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What I Wish in the New Year for Rare Disease Patients

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There are many serious issues patients with rare diseases face. Unfortunately, science has not caught up to most of us, but that does not mean patient lives can’t be improved. This is my 2018 wish list for patients fighting rare diseases.

1) Educational/vocational training for patients with unique disabilities. While the education system is much more accommodating now than when I was in school, we are still lacking specialized career guidance. If you are blind, there are often schools for the blind, and there is therapy and training for many other conditions. However, I’d like to see this expanded. If you are severely immune compromised, I haven’t heard of a single program that can help train you for work without worsening your condition. Being financially stable is even more important if you have an expensive condition. I would love to see programs developed to help patients with primary immune deficiencies and other rare diseases learn the skills they need to operate home businesses, for example, so they can be safe from infection and still use their talents in a marketable way.

2) Access to treatment. Many rare diseases don’t have an FDA approved treatment. We need to do all we can to promote new treatments being developed, including keeping the orphan drug tax credit in place. We also need to improve reimbursements for off-label use of medications for patients with rare diseases. Often, these off-label medications are the only options available to patients. We need to do away with specialty tiers, and protect our sickest patients by not allowing any form discrimination when it comes to health insurance. People with pre-existing conditions need insurance. They should not have to pay more, and there should be no life time caps. Living with a rare disease is very costly on all fronts, so let’s not make it any more difficult to access the right care.

3) Fix the issues with the 21st Century Cures Act. I was an advocate for this bill, but it is making it harder for some patients like me to get in home infusions. As a person who gets weekly infusions at home to live, I can’t stress enough how crucial home care can be. Primary immune deficiency patients in particular may need home care to prevent them from getting new infections while they receive their life-saving treatments.

4) Earlier diagnosis. We still need all 50 states to participate in severe combined immune deficiency newborn (SCID) screening. Currently, we are four states away from that goal — Alabama, Nevada, Louisiana & Indiana need to get on board. Raising awareness (there are 300 primary immune deficiency diseases and over 7,000 known rare diseases) will also help so patients get diagnosed sooner, and have the best outcomes possible.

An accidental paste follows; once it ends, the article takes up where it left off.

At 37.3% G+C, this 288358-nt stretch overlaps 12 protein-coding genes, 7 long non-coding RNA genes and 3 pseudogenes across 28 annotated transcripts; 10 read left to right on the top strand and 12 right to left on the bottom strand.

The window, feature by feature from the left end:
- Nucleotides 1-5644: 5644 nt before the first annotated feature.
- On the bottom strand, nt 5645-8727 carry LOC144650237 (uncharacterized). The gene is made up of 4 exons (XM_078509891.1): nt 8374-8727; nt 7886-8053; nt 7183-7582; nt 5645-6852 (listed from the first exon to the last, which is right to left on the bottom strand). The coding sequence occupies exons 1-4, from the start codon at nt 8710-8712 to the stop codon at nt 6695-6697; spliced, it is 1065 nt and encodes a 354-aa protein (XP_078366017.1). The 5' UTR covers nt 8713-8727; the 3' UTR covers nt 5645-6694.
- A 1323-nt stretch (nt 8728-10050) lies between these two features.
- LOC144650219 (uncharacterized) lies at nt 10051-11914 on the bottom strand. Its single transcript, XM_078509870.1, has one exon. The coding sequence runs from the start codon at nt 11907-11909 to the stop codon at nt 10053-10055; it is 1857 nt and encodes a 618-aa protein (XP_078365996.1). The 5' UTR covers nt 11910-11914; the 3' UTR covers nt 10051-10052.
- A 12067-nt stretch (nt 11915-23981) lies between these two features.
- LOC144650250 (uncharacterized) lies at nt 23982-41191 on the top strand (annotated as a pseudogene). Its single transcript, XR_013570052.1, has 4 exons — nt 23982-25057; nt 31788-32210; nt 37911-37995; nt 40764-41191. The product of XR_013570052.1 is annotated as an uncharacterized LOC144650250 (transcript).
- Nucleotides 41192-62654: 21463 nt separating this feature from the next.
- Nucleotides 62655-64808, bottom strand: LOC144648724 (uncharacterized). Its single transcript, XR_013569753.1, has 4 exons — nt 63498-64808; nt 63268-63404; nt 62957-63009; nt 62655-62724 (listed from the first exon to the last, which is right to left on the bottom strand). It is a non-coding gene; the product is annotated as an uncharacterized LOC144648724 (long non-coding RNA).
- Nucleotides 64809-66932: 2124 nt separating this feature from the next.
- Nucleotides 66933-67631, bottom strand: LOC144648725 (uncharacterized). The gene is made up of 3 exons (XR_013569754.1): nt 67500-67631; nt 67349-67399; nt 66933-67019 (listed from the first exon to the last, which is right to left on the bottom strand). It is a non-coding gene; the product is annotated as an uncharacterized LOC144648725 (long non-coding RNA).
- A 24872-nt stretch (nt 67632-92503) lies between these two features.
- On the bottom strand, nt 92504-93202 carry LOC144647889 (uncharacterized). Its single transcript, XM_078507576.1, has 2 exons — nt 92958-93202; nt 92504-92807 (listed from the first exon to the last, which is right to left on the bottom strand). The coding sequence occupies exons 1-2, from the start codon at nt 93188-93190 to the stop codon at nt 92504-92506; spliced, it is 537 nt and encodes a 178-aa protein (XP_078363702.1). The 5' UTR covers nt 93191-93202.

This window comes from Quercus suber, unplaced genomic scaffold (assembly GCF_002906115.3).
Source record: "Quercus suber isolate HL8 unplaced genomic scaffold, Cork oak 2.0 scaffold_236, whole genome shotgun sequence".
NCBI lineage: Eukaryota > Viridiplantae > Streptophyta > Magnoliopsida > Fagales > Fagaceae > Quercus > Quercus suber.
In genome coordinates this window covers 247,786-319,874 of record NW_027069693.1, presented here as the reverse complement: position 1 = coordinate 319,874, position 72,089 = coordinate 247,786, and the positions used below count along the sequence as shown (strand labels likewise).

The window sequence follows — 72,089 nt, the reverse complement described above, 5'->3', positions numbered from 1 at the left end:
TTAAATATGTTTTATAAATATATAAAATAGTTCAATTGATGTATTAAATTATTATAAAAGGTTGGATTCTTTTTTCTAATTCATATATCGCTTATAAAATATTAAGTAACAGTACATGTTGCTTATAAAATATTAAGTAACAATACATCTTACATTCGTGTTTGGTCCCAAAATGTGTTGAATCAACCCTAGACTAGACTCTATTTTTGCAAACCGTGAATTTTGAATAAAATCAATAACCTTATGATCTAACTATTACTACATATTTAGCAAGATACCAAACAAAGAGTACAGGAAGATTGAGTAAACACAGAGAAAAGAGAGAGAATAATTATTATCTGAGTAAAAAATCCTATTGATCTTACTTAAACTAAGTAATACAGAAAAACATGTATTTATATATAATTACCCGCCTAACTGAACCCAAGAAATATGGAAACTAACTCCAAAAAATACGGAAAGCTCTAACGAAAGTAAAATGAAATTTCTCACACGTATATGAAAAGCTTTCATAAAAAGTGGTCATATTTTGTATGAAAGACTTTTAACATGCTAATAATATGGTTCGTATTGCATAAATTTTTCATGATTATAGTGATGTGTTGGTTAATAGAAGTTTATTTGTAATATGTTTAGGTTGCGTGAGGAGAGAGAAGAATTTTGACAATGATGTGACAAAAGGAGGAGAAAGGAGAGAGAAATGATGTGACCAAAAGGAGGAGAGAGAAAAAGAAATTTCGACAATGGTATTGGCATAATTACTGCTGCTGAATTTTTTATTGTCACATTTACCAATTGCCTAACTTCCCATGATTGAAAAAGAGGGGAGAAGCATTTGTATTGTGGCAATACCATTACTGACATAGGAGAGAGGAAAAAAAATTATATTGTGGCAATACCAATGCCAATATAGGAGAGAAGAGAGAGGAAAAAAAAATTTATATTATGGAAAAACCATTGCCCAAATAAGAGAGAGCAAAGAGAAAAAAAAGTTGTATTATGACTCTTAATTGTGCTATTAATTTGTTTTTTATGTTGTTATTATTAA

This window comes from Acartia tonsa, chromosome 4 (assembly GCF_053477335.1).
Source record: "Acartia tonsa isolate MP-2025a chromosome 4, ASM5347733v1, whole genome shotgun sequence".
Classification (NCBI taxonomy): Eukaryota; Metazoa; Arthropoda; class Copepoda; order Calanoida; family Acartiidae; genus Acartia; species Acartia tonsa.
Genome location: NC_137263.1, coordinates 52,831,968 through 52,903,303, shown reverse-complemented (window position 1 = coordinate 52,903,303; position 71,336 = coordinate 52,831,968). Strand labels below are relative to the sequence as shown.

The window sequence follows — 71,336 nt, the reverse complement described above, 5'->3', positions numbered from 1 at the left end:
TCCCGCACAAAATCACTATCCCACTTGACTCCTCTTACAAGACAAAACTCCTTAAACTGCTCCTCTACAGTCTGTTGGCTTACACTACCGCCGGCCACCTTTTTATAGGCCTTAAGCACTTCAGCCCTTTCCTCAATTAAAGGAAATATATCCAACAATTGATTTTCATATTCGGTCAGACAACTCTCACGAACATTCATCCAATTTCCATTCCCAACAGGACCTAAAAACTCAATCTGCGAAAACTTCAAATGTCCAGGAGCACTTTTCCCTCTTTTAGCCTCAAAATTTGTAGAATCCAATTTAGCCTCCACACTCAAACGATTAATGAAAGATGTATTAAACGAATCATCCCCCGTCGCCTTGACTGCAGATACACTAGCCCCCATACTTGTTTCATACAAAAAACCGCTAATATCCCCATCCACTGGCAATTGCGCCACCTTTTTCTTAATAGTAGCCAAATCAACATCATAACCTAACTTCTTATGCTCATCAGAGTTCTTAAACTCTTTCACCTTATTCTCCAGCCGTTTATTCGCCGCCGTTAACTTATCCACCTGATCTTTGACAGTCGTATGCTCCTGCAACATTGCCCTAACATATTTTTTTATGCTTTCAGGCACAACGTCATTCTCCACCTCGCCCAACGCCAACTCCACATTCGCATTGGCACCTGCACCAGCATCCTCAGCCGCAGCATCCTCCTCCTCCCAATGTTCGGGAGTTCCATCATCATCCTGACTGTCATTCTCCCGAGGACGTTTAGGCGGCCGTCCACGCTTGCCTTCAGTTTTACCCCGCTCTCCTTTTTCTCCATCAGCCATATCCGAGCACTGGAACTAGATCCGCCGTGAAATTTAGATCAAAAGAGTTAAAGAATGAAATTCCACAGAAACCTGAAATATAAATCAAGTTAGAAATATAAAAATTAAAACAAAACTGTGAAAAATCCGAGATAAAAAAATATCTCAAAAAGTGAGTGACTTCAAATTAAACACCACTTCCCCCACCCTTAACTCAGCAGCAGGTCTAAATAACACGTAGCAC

5) Genome sequencing. By knowing the exact genetic mutation of their disease, patients may be able to receive more specialized care and possibly avoid misdiagnoses. The more patients’ genomes are sequenced, the more researchers can also learn. Gene therapies may also be developed, and hopefully will become cures in the not so distant future. These scientific advancements are very exciting for patients.

Personally, I am looking into getting my genome sequenced in 2018. With three rare diseases and some symptoms that don’t yet have an explanation, I really want to know what mutations I may have. I am hoping that if I do have mutations that lead to a disease, that I will be able to avoid being misdiagnosed and mistreated for years, which is what typically happens with rare diseases. When the exact genetic defect is known, patients can match with researchers more easily. Besides cost (which seems to be coming down), finding the right specialist can also be challenging. I would love to see rare disease patients have better access to the testing they need. Eventually, when more gene therapies are developed, we will have to encourage insurance companies to pay for one-time cures, which will be very costly. However, for patients like me, it’s an issue I would be thrilled to face.

Here’s to a healthier 2018!

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Getty Images photo via Cn0ra

Originally published: December 29, 2017
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